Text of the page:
Corning's Gorilla Glass is a giant name in the smartphone industry today. The display technology is the highest earner for the company as well. But, did you know that there was a time when no one was ready to invest in the glass protecting the smartphone screen and each smartphone display actually used a plastic layer for plastic protection? All that changed, when late Apple CEO Steve jobs took a bold decision to change the entire course of the industry.
In 2006, months before the launch of the phone Jobs, was unsatisfied with the durability of the display. "Look at this, what's with the screen?" he said. The executive explained that the prototype with the glass display fails even a one-meter drop test. But Jobs wasn't listening and he wanted a solution.
Tony Fadell, one of the key members of the team, chimed in saying that it was hard to find a replacement glass at such a short notice. Apple even tried to develop its own display but failed to come to a fruitful conclusion.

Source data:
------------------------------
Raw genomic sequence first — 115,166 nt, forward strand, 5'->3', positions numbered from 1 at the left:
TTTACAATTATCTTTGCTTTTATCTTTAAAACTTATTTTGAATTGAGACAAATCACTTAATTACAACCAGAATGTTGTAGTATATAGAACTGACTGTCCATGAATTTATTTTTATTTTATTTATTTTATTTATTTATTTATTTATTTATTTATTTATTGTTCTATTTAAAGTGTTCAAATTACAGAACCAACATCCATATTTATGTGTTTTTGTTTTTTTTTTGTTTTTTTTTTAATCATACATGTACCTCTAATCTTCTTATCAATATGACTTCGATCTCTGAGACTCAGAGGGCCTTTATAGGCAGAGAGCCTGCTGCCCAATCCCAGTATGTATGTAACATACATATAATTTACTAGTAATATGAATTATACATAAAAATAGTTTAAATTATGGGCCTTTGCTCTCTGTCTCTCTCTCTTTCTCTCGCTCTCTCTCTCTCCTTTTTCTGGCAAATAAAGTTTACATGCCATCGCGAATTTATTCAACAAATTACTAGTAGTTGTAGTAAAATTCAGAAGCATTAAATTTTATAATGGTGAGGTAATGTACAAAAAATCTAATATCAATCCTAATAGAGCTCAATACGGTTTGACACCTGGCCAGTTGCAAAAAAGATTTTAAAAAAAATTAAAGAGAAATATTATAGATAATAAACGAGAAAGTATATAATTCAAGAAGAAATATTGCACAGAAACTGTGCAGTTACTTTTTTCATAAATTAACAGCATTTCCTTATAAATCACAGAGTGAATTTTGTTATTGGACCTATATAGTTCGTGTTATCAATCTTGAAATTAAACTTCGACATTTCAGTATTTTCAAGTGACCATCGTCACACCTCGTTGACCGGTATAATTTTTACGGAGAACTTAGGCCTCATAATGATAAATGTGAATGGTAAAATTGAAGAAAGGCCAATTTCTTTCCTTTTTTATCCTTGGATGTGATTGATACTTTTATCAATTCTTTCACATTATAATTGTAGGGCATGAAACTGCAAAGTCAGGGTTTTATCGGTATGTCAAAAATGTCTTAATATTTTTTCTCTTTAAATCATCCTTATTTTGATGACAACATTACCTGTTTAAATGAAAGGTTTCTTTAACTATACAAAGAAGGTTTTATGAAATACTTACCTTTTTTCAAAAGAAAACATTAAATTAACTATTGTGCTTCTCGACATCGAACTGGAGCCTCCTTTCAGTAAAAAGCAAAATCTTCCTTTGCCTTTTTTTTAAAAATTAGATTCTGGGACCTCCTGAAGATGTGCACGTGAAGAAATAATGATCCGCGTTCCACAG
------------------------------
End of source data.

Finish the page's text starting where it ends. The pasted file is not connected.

A friend of Jobs suggested him to contact Corning. The company had developed a really tough glass called Chemcor in the 1960s. It was 15 times stronger than regular glass at that time. The company used aluminium oxide to the glass composition to add to its strength and durability. But due to the lack of practical applications, the project was scrapped. The project was reborn with Motorola's Razr flip phone.
Jobs went to New York to meet the Corning CEO Wendell Weeks. Jobs was skeptical about the Gorilla Glass product. He started to explain the science of glass to Weeks. Weeks interrupted him and said, "Can you shut up and let me teach you some science?"
The Apple CEO was convinced in the end and wanted the company to mass produce the glass for the display. However, Weeks was not sure if they had the production capability.
"Don't be afraid. Get your mind around it. You can do it," Jobs said. In six months, Corning made the first iteration of the Gorilla glass for the iPhone. Today, almost every notable smartphone uses it for the display protection. Jobs made Corning a star.
Based on the stories from the books Walter Isaacson's Steve Jobs Biography and Brian Merchant's The One Device: Secret History of the iPhone.